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Jocelyn K. Mara, Kevin G. Thompson and Kate L. Pumpa

Purpose:

To investigate the physical and physiological response to different formats of various-sided games.

Methods:

Eighteen elite women’s soccer players wore 15-Hz global positioning system devices and heart-rate (HR) monitors during various-sided games (small, 4 vs 4 and 5 vs 5; medium, 6 vs 6 and 7 vs 7; large, 8 vs 8 and 9 vs 9).

Results:

Players covered more relative sprinting distance during large-sided games than in small-sided (P < .001, d = 0.69) and medium-sided (P < .001, d = 0.54) games. In addition, a greater proportion of total acceleration efforts that had a commencement velocity <1 m/s were observed in small-sided games (44.7% ± 5.5%) than in large-sided games (36.7% ± 10.6%) (P = .018, d = 0.94). This was accompanied by a greater proportion of acceleration efforts with a final velocity equivalent to the sprint threshold in large-sided games (15.4% ± 7.7%) than in small-sided games (5.2% ± 2.5%) (P < .001, d = 1.78). The proportion of time spent in HR zone 4 (>85% maximum HR) was greater during small-sided games (69.8% ± 2.5%) than in medium- (62.1% ± 2.8%, d = 2.90) and large-sided games (54.9% ± 3.1%) (P < .001, d = 5.29).

Conclusions:

The results from this study demonstrate that coaches can use small-sided games as an aerobic conditioning stimulus and to develop players’ explosiveness and repeat-sprint ability over short durations. Large-sided games can be used to maintain aerobic capacity and develop maximum speed over longer distances.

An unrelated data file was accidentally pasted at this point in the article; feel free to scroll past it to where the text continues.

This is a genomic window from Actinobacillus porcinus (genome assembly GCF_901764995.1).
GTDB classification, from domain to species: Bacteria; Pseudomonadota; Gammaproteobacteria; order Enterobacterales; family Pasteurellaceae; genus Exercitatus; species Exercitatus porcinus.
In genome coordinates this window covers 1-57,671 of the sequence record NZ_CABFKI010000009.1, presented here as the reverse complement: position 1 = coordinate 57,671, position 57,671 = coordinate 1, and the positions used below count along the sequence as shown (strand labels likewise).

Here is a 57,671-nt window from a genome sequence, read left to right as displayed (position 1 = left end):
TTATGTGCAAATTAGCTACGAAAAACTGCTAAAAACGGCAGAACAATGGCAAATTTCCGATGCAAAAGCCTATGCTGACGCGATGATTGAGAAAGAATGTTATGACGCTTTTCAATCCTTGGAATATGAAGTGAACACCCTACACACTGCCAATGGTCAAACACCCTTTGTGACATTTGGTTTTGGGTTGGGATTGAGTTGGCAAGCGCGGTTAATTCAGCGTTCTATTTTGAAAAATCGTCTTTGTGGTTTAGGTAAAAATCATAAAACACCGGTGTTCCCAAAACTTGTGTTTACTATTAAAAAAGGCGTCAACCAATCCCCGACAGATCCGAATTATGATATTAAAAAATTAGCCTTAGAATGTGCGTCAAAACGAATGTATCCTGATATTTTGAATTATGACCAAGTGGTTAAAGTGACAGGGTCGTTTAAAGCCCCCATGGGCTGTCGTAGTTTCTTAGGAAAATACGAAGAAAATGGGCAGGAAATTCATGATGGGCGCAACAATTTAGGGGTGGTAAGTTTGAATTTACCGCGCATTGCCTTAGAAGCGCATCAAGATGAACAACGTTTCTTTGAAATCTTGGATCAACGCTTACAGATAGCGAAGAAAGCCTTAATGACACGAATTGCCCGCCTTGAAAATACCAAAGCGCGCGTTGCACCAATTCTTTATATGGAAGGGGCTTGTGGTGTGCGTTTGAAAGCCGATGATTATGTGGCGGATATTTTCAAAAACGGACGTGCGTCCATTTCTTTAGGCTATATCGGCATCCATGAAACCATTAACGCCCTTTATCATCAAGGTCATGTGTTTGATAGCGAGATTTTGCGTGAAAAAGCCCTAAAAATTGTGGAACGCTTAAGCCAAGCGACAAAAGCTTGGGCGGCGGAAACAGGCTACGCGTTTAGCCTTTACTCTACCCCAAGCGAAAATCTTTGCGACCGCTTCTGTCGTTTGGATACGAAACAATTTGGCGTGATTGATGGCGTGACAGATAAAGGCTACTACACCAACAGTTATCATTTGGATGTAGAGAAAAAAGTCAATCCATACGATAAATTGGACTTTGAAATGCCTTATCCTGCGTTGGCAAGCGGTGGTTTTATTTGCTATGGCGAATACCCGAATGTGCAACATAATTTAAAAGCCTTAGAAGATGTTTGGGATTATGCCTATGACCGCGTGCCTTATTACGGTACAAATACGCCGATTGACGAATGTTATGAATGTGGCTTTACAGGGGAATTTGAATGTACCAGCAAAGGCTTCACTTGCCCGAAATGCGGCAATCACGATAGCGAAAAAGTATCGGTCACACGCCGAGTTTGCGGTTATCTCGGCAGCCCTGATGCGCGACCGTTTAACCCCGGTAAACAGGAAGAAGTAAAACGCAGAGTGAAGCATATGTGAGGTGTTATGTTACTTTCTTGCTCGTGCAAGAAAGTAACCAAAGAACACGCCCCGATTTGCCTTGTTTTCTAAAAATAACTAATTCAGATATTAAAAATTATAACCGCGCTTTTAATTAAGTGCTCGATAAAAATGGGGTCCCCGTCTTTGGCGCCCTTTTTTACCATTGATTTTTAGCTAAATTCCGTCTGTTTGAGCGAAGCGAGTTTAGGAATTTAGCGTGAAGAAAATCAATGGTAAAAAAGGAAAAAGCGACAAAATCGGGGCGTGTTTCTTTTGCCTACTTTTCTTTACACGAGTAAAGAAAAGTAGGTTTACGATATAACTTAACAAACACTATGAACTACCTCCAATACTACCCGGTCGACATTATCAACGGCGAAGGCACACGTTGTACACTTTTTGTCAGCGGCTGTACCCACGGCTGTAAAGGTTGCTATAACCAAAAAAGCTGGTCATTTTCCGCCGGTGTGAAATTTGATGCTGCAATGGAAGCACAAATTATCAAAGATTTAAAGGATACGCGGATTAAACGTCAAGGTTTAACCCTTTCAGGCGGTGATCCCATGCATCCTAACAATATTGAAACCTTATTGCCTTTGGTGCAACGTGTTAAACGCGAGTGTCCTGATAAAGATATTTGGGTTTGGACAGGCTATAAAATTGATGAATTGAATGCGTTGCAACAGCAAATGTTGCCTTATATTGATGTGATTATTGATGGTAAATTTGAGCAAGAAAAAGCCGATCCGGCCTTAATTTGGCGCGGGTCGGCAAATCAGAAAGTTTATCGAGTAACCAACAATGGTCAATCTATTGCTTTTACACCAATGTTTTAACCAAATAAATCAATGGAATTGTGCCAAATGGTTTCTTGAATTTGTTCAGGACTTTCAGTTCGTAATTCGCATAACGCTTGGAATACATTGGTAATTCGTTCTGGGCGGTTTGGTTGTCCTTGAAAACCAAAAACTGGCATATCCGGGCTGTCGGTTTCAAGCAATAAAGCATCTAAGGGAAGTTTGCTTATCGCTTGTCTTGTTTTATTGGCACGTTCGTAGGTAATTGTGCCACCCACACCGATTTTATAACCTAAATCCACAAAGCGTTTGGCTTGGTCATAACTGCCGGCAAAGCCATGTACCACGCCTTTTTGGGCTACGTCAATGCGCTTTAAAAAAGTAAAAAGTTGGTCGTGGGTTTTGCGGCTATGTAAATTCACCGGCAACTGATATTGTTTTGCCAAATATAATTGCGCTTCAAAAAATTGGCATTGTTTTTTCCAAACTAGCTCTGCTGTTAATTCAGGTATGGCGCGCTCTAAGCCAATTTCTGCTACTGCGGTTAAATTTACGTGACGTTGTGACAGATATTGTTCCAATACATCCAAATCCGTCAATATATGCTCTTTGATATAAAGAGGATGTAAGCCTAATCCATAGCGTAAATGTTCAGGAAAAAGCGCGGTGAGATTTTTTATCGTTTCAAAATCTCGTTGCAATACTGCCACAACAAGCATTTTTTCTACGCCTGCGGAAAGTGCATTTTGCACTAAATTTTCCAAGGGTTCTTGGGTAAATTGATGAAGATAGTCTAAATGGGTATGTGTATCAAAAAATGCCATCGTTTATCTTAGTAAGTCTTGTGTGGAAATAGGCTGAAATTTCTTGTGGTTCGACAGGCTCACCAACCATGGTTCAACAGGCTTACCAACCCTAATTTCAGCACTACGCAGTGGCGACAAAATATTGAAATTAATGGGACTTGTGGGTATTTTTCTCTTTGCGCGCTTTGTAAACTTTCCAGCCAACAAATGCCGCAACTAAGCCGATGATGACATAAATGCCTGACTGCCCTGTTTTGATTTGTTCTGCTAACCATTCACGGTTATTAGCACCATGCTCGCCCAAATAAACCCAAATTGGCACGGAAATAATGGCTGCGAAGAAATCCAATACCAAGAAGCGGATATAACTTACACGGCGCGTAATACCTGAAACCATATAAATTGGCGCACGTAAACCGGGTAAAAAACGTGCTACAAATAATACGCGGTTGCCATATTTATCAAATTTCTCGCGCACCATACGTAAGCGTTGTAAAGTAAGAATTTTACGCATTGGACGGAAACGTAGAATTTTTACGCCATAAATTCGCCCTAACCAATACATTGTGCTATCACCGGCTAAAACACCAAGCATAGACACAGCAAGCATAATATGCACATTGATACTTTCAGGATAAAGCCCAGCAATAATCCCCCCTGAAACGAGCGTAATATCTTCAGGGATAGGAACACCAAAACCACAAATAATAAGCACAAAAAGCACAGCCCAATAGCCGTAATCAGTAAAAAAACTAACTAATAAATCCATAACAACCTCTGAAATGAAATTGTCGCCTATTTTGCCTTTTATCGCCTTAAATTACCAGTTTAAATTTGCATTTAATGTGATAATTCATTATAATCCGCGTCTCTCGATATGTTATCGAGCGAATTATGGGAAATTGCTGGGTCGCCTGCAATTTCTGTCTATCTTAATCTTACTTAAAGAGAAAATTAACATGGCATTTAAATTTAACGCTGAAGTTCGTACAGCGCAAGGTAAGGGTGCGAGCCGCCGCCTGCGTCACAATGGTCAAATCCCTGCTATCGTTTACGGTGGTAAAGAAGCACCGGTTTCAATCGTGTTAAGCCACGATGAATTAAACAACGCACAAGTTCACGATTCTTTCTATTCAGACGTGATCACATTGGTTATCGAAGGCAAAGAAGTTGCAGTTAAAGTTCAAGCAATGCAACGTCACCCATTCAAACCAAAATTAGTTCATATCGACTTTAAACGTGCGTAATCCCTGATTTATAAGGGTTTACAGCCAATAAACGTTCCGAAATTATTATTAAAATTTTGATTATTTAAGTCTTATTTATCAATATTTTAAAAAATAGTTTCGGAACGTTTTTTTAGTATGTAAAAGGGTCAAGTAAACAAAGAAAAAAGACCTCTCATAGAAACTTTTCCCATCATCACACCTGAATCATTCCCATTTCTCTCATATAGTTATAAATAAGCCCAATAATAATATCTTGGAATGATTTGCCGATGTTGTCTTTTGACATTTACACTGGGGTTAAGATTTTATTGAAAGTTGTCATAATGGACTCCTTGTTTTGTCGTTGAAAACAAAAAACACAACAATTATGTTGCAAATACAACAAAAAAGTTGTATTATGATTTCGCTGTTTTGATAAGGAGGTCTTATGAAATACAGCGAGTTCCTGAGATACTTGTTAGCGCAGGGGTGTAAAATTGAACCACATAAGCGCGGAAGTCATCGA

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Jonathan M. Williams, Michael Gara and Carol Clark

quantify the sacral acceleration profile and test–retest reliability during hop landing. Methods Participants A total of 17 participants (mean [SD]: age 27.6 [5.7] y, height 1.731 [0.105] m, mass 74.1 [13.9] kg) were recruited through social media advertisement. This was based on a sample size calculation

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Niels J. Nedergaard, Mark A. Robinson, Elena Eusterwiemann, Barry Drust, Paulo J. Lisboa and Jos Vanrenterghem

Purpose:

To investigate the relationship between whole-body accelerations and body-worn accelerometry during team-sport movements.

Methods:

Twenty male team-sport players performed forward running and anticipated 45° and 90° side-cuts at approach speeds of 2, 3, 4, and 5 m/s. Whole-body center-of-mass (CoM) accelerations were determined from ground-reaction forces collected from 1 foot–ground contact, and segmental accelerations were measured from a commercial GPS accelerometer unit on the upper trunk. Three higher-specification accelerometers were also positioned on the GPS unit, the dorsal aspect of the pelvis, and the shaft of the tibia. Associations between mechanical load variables (peak acceleration, loading rate, and impulse) calculated from both CoM accelerations and segmental accelerations were explored using regression analysis. In addition, 1-dimensional statistical parametric mapping (SPM) was used to explore the relationships between peak segmental accelerations and CoM-acceleration profiles during the whole foot–ground contact.

Results: